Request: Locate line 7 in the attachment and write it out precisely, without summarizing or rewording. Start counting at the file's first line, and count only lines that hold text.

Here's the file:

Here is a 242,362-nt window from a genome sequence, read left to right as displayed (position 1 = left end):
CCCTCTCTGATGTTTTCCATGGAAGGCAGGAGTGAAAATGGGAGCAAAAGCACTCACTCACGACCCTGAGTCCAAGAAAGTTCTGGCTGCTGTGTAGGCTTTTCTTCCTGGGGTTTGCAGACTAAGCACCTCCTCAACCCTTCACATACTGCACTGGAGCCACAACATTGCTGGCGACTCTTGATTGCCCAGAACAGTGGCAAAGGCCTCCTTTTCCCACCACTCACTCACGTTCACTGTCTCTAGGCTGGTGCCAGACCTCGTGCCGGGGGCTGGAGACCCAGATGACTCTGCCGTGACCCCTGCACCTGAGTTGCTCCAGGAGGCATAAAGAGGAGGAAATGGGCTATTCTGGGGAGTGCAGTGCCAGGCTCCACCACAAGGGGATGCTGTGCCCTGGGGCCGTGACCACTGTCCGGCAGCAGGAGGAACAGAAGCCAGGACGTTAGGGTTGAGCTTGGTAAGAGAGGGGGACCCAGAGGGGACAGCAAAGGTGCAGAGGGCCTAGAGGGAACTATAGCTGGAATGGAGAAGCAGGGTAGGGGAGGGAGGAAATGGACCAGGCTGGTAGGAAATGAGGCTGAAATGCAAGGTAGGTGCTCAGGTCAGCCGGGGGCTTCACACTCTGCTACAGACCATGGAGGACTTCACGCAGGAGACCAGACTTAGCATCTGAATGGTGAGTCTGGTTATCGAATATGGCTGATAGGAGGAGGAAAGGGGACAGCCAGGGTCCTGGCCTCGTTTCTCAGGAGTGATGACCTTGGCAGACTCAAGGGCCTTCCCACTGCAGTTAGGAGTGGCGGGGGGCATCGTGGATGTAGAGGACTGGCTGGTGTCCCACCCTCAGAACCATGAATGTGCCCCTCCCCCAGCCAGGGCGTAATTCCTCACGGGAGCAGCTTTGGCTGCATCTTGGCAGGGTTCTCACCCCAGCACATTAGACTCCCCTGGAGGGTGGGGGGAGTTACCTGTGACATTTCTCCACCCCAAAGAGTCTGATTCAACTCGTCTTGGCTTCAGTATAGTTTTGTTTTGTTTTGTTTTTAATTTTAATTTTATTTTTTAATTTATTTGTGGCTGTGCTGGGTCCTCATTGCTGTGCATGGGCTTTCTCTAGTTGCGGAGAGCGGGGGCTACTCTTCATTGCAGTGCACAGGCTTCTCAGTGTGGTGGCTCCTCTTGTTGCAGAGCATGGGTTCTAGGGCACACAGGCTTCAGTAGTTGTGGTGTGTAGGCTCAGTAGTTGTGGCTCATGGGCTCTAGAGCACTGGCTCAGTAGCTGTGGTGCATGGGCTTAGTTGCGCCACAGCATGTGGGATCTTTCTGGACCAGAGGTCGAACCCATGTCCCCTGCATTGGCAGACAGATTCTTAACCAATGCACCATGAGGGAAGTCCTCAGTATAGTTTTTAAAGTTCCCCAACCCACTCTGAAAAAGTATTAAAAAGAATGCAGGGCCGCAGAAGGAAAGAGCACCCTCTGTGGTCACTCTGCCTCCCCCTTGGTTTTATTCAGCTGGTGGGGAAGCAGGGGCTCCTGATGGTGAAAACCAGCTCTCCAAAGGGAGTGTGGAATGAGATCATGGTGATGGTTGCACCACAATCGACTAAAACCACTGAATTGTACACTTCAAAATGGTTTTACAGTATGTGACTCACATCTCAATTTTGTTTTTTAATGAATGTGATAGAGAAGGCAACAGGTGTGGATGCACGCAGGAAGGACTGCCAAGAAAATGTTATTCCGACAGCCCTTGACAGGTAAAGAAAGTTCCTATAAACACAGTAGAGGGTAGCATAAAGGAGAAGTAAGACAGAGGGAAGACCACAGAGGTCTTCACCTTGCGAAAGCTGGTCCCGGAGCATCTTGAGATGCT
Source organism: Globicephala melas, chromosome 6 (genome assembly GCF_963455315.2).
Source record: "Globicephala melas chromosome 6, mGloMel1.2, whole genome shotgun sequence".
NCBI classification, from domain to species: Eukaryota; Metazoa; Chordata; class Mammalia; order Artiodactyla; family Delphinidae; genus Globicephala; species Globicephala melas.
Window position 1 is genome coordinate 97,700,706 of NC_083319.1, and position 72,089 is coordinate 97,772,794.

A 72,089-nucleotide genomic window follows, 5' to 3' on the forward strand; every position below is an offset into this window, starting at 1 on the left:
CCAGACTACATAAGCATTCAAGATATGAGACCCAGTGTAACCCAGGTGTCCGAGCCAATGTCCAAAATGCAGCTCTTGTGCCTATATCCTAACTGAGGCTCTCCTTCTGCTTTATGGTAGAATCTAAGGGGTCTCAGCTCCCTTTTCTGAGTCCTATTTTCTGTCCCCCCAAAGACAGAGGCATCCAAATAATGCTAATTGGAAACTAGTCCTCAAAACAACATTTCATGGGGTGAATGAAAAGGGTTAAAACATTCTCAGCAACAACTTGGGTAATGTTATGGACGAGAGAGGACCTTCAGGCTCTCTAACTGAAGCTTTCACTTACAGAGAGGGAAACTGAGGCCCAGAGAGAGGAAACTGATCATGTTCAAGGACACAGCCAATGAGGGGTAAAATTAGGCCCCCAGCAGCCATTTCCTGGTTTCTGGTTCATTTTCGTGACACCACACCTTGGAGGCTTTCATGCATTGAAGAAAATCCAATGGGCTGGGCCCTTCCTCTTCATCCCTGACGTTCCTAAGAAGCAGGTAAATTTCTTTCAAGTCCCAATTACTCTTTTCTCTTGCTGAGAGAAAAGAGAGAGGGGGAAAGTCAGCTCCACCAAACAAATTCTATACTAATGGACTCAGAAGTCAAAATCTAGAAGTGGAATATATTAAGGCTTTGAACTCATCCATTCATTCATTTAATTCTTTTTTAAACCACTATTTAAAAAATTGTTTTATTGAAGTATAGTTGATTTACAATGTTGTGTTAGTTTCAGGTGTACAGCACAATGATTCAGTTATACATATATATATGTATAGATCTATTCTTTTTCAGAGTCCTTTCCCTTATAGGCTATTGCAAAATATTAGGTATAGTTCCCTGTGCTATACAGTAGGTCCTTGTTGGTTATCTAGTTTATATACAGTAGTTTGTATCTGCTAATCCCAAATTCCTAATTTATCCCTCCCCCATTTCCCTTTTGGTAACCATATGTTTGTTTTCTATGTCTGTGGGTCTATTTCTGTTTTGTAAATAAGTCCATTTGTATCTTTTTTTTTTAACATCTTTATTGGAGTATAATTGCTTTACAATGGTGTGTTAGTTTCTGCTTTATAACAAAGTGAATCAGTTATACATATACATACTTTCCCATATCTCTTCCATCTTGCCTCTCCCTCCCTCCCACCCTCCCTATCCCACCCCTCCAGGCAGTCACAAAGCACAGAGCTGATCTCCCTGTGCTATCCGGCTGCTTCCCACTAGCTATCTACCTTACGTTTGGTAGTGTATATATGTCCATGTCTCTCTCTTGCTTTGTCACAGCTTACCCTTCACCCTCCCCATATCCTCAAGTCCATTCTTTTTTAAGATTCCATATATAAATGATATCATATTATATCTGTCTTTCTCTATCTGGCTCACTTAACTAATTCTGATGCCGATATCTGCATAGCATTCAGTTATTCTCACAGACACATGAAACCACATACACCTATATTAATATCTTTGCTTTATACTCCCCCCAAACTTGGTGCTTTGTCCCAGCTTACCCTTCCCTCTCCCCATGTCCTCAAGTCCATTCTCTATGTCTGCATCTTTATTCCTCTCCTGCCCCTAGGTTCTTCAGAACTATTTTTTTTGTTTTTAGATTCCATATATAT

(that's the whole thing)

A 72,089-nucleotide genomic window follows, 5' to 3' on the forward strand; every position below is an offset into this window, starting at 1 on the left: